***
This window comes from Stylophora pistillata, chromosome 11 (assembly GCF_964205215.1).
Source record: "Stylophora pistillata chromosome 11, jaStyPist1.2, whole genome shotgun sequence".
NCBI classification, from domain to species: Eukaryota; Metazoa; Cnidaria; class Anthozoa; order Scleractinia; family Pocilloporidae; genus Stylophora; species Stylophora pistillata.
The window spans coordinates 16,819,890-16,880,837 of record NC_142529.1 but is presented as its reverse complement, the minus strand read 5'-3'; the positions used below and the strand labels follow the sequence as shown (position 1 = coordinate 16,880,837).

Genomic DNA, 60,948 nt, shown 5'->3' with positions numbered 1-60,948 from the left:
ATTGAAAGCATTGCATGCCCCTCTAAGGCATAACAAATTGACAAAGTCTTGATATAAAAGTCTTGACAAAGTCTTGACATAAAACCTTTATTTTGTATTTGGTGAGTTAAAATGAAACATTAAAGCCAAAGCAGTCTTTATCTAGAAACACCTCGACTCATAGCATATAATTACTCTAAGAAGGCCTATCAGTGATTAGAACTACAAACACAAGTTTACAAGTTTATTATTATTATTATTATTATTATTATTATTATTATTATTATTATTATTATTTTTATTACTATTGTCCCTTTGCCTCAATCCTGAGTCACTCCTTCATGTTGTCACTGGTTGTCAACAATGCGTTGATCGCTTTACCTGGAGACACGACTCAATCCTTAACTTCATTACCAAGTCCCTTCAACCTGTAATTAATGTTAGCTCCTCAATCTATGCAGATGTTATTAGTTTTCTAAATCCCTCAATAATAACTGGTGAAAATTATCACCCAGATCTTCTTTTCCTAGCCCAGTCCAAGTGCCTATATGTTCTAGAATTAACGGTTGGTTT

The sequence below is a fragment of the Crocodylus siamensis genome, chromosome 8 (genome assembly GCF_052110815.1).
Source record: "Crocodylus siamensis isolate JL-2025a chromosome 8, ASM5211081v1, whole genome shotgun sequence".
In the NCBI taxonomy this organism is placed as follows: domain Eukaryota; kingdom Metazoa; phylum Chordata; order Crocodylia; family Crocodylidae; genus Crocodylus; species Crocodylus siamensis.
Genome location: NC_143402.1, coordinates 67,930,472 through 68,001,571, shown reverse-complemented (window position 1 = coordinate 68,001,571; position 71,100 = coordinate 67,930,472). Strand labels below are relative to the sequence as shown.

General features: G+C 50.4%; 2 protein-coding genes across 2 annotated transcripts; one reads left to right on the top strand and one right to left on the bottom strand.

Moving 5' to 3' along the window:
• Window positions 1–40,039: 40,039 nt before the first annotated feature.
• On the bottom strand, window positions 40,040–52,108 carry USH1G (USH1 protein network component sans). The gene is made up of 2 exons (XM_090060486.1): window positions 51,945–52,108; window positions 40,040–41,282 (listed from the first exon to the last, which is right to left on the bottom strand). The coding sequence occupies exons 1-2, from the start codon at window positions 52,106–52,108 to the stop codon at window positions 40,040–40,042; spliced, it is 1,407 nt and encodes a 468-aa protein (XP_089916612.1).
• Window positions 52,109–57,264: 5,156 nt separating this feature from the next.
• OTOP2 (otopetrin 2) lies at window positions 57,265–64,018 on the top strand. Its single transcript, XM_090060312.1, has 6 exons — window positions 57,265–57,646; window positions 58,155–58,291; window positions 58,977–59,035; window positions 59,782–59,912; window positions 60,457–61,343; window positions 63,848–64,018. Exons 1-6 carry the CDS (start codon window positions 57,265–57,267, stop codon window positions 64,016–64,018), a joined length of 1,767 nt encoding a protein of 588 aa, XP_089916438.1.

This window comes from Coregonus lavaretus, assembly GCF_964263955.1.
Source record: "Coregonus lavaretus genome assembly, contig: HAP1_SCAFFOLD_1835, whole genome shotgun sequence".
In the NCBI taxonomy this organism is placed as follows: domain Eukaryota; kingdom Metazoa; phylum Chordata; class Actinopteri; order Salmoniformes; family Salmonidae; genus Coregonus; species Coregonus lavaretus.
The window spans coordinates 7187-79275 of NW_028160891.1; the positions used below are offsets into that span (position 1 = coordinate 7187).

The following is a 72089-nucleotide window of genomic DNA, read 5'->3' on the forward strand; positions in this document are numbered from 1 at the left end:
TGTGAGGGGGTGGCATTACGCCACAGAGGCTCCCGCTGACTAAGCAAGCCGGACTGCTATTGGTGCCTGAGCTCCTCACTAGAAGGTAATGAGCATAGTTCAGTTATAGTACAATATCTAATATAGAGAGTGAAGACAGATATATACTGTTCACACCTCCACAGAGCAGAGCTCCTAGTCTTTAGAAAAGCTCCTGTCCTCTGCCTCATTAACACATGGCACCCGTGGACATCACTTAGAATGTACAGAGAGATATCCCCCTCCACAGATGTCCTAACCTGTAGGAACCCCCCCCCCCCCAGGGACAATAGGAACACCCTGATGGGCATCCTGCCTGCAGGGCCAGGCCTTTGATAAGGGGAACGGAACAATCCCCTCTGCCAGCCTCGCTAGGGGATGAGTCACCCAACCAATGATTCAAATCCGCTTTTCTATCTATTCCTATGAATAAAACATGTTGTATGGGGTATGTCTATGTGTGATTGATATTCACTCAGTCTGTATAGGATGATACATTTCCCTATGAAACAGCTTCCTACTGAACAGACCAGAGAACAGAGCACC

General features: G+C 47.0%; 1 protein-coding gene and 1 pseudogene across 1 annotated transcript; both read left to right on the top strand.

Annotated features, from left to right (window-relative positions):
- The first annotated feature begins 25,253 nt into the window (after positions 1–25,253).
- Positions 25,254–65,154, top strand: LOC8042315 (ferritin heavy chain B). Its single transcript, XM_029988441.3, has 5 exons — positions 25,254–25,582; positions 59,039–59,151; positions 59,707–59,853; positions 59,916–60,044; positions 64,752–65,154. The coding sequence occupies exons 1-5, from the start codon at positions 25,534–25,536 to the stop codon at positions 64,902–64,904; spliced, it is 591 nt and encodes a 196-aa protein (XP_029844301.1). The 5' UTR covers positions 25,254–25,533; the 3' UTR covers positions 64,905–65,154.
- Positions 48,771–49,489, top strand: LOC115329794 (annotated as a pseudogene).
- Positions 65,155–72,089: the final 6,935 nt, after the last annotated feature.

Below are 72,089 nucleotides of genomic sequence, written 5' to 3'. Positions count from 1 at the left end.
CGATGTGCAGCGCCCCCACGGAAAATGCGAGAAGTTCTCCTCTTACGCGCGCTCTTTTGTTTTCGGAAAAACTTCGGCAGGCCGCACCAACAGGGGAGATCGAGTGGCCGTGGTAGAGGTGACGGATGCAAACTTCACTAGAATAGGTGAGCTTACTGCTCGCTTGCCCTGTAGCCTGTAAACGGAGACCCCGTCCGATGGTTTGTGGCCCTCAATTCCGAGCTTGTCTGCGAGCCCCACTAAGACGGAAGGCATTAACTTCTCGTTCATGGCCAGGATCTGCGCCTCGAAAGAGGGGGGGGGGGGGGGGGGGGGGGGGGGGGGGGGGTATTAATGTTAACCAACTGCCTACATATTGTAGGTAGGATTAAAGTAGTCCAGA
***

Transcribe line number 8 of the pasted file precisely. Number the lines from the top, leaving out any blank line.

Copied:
Source record: "Crocodylus siamensis isolate JL-2025a chromosome 8, ASM5211081v1, whole genome shotgun sequence".